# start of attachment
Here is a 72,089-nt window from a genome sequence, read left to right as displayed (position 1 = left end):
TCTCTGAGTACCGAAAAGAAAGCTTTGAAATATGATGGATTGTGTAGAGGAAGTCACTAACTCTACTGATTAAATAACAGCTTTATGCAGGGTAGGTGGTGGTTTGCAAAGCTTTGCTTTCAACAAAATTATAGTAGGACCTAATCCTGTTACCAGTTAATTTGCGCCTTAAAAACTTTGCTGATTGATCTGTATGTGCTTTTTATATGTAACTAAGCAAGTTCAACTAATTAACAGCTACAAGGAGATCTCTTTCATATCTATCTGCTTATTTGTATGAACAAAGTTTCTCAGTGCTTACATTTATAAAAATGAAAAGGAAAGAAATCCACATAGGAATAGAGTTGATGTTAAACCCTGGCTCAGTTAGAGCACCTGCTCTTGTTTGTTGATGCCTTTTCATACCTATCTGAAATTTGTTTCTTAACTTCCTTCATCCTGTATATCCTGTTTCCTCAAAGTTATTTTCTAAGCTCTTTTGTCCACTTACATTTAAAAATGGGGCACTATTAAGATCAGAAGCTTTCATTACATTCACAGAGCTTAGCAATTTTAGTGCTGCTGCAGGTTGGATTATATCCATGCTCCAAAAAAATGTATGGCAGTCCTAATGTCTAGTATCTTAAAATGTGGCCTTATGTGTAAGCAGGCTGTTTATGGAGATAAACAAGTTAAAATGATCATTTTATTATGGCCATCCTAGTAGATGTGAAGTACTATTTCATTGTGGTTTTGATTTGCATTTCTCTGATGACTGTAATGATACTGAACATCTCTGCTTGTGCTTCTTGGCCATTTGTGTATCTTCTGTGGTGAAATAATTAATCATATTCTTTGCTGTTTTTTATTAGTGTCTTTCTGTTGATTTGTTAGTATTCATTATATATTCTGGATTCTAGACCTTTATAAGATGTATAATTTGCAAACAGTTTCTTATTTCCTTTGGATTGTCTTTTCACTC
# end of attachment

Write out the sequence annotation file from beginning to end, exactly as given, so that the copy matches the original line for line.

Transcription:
Here is a 72,089-nt window from a genome sequence, read left to right as displayed (position 1 = left end):
TCTCTGAGTACCGAAAAGAAAGCTTTGAAATATGATGGATTGTGTAGAGGAAGTCACTAACTCTACTGATTAAATAACAGCTTTATGCAGGGTAGGTGGTGGTTTGCAAAGCTTTGCTTTCAACAAAATTATAGTAGGACCTAATCCTGTTACCAGTTAATTTGCGCCTTAAAAACTTTGCTGATTGATCTGTATGTGCTTTTTATATGTAACTAAGCAAGTTCAACTAATTAACAGCTACAAGGAGATCTCTTTCATATCTATCTGCTTATTTGTATGAACAAAGTTTCTCAGTGCTTACATTTATAAAAATGAAAAGGAAAGAAATCCACATAGGAATAGAGTTGATGTTAAACCCTGGCTCAGTTAGAGCACCTGCTCTTGTTTGTTGATGCCTTTTCATACCTATCTGAAATTTGTTTCTTAACTTCCTTCATCCTGTATATCCTGTTTCCTCAAAGTTATTTTCTAAGCTCTTTTGTCCACTTACATTTAAAAATGGGGCACTATTAAGATCAGAAGCTTTCATTACATTCACAGAGCTTAGCAATTTTAGTGCTGCTGCAGGTTGGATTATATCCATGCTCCAAAAAAATGTATGGCAGTCCTAATGTCTAGTATCTTAAAATGTGGCCTTATGTGTAAGCAGGCTGTTTATGGAGATAAACAAGTTAAAATGATCATTTTATTATGGCCATCCTAGTAGATGTGAAGTACTATTTCATTGTGGTTTTGATTTGCATTTCTCTGATGACTGTAATGATACTGAACATCTCTGCTTGTGCTTCTTGGCCATTTGTGTATCTTCTGTGGTGAAATAATTAATCATATTCTTTGCTGTTTTTTATTAGTGTCTTTCTGTTGATTTGTTAGTATTCATTATATATTCTGGATTCTAGACCTTTATAAGATGTATAATTTGCAAACAGTTTCTTATTTCCTTTGGATTGTCTTTTCACTC